UK manufacturers expect digital to fundamentally change the sector within five years

Here’s why

Fujitsu research reveals UK manufacturers motivated by digital disruption with 82 per cent excited for the business opportunity it presents.

Tuesday Fujitsu has released research which revealed the UK manufacturing sector is confident it can thrive in a digital world, albeit with dramatic change and innovation.  It is clear digital is already making an impression on the manufacturing sector. Nine in ten  (90 per cent) of manufacturing professionals surveyed in Fujitsu’s Fit For Digital study reported the sector has already been impacted by digital disruption, and 95 per cent expect it to be further impacted in the future. Looking at their own organisation, 95% admitted theirs needed to evolve in order to thrive and 90 per cent believe the industry will fundamentally change by 2021.  

When considering the main effects of digital disruption, there was a strong consensus that it increases competition and enables new entrants in the sector (50 per cent). Manufacturers also highlight that it creates a faster pace of change (48 per cent) and fosters more innovation (38 per cent) and market growth (38 per cent).

Commenting on the findings, Graeme Wright, CTO for Manufacturing, Utilities, and Services, UK and Ireland at Fujitsu said: “For manufacturers, digital disruption is as much about the transformation of business processes as it is business models and revenue streams.

“Whilst disruption has been seen in other areas such as retail for years, the consequences are only just hitting manufacturing evident with the emergence of new business models.”

“For instance, Rolls Royce now sells ‘power by the hour’, rather than the engine itself, and Tesla’s end to end business model which encompasses solar, storage, transport and charging point has revolutionised the automotive industry.”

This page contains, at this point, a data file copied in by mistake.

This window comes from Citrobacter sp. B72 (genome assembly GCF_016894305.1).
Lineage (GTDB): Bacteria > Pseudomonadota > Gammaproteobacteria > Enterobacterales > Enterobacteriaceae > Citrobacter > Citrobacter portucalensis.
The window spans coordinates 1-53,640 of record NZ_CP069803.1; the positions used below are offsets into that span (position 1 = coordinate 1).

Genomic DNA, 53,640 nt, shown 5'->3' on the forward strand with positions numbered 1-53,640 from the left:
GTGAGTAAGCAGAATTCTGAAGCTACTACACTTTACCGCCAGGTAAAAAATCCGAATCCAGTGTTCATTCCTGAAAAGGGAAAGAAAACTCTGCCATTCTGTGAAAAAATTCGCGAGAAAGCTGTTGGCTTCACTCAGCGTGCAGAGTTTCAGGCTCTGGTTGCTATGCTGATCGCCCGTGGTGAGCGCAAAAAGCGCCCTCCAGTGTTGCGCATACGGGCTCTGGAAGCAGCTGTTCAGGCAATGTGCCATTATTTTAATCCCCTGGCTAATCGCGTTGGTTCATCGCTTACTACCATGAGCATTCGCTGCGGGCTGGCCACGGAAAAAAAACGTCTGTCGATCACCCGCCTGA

“Not only do these new models provide the opportunity to increase revenue, they also ensure the entire service a customer needs (such as maintenance, spares, expertise) is delivered at once, and we expect this trend to continue.”

Interestingly, 47 per cent of the industry stated it is their CIO who is internally driving the response to the challenge of digital disruption, which is at odds with respondents in retail, financial services and public sector, which all believe the charge is being led by their CEO or combined leadership team.

In order to thrive, the sector believes in the power of collaboration and co-creation; almost half (48 per cent) said they would feel more confident in their organisations’ ability to embrace digitalisation if they had the right technology partners to shape their approach. Two thirds (67 per cent) feel the need to collaborate with technology experts will be vital for their success.

Wright remarks: “It is somewhat disappointing that only CIOs have digitalisation on their agenda, whereas the responsibility in other industries lies with the CEO or the board collectively.”

“However, this may be down to the nature of the business. Whilst industries such as financial services have always dealt with information and data, manufacturing deals with physical things and assets, so have a different set of challenges to tackle.”

“The next stage for manufacturers will be finding the right partner which has the ability to help them fulfil their transformation vision.”

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